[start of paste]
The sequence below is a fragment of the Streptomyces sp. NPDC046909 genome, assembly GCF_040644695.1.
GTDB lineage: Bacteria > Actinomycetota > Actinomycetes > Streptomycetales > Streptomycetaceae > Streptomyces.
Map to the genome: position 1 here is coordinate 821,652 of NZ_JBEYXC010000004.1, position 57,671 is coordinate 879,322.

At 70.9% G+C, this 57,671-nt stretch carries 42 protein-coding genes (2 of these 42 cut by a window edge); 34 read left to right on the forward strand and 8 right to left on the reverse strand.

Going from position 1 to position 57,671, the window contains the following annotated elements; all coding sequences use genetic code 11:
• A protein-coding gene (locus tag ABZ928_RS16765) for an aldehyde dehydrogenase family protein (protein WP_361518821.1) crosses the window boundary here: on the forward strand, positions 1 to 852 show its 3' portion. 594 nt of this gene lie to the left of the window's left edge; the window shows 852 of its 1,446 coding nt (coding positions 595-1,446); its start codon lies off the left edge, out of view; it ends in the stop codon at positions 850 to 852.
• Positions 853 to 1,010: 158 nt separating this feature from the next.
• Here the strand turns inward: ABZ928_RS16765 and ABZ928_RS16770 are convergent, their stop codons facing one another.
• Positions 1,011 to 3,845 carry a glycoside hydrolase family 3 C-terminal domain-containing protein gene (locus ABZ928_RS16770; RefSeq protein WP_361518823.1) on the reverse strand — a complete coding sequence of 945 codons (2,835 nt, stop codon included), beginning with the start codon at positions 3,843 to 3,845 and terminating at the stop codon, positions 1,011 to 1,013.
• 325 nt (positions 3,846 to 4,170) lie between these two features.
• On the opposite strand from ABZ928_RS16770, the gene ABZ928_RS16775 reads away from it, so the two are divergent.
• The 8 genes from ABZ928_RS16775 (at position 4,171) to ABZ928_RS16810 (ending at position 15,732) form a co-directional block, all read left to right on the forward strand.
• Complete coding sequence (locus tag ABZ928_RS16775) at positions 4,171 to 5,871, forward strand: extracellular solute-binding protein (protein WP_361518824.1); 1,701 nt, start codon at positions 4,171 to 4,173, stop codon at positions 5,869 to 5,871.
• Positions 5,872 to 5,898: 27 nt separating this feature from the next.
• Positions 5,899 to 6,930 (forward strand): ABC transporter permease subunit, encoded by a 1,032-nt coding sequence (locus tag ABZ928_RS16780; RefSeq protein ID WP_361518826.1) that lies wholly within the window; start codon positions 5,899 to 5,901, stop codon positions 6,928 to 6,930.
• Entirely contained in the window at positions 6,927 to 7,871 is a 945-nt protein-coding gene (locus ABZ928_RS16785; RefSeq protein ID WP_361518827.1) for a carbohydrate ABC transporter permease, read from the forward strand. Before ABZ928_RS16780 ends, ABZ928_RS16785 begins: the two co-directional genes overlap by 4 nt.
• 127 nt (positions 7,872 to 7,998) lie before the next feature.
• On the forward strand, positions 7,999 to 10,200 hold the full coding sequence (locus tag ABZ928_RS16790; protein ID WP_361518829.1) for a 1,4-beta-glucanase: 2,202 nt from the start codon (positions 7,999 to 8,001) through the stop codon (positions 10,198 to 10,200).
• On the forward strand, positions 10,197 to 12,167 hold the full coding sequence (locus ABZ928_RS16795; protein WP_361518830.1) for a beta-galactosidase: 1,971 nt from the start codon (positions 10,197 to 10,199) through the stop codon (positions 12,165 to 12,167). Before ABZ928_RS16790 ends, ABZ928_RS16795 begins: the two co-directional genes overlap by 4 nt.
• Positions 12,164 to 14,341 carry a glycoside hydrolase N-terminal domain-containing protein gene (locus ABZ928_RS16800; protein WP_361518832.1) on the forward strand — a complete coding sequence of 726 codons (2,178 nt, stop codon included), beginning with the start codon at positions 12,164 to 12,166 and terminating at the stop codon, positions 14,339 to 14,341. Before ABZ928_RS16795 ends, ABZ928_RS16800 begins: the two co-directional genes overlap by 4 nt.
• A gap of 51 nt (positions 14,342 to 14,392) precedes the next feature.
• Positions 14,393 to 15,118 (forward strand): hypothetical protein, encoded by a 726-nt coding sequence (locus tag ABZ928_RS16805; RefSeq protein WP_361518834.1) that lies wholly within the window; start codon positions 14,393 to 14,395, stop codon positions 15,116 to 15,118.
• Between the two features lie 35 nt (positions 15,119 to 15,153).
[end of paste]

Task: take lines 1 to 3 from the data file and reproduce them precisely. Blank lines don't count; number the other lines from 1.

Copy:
The sequence below is a fragment of the Streptomyces sp. NPDC046909 genome, assembly GCF_040644695.1.
GTDB lineage: Bacteria > Actinomycetota > Actinomycetes > Streptomycetales > Streptomycetaceae > Streptomyces.
Map to the genome: position 1 here is coordinate 821,652 of NZ_JBEYXC010000004.1, position 57,671 is coordinate 879,322.